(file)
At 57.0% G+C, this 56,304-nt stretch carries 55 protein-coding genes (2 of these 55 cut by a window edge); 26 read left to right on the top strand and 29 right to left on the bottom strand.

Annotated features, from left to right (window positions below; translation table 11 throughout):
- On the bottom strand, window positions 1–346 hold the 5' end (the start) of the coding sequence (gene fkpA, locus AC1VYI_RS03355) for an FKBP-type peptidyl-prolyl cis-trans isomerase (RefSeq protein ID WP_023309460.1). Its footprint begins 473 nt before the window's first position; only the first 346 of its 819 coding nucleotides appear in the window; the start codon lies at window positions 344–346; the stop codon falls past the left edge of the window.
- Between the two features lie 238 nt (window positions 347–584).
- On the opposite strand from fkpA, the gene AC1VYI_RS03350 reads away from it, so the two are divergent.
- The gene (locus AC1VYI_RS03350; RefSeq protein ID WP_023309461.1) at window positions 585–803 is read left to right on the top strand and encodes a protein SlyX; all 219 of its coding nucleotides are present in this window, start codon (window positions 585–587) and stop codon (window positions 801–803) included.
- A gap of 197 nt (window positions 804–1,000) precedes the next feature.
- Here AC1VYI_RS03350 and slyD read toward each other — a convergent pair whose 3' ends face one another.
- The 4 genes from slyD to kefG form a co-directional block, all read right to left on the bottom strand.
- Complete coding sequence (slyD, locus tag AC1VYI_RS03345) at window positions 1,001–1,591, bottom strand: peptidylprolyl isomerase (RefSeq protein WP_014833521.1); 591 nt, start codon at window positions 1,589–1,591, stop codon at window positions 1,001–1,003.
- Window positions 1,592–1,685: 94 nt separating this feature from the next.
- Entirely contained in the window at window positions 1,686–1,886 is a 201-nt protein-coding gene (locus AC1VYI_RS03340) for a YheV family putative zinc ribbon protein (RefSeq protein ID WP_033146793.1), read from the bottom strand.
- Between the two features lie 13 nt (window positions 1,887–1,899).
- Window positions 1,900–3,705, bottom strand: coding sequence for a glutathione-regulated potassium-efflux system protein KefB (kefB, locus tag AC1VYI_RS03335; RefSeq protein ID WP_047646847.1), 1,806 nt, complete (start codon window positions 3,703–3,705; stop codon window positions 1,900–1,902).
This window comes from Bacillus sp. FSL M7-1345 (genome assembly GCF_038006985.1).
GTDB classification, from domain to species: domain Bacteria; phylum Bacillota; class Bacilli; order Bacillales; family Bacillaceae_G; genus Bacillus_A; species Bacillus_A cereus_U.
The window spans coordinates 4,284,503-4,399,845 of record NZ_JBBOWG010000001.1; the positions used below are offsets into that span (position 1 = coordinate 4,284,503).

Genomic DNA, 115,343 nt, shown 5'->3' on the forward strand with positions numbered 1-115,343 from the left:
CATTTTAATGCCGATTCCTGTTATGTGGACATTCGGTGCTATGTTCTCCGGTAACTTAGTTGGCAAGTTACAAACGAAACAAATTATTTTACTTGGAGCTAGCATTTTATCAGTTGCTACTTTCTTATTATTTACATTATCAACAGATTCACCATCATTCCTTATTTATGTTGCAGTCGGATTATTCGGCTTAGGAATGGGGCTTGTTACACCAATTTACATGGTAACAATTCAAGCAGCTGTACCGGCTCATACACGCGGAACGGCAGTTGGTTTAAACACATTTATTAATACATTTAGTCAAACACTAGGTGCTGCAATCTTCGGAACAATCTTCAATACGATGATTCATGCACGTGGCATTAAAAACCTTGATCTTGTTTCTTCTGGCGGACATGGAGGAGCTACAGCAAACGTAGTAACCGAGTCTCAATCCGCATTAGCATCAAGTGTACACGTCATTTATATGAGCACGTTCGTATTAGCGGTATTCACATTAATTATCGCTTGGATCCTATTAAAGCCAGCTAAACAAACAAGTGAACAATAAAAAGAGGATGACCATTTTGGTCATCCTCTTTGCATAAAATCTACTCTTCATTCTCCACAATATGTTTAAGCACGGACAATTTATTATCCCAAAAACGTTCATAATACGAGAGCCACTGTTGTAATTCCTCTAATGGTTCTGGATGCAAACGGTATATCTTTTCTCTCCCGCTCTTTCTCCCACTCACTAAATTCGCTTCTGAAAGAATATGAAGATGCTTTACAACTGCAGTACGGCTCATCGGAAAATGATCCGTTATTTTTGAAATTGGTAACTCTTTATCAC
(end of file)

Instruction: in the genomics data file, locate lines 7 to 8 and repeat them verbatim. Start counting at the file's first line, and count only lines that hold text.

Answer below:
- A gap of 197 nt (window positions 804–1,000) precedes the next feature.
- Here AC1VYI_RS03350 and slyD read toward each other — a convergent pair whose 3' ends face one another.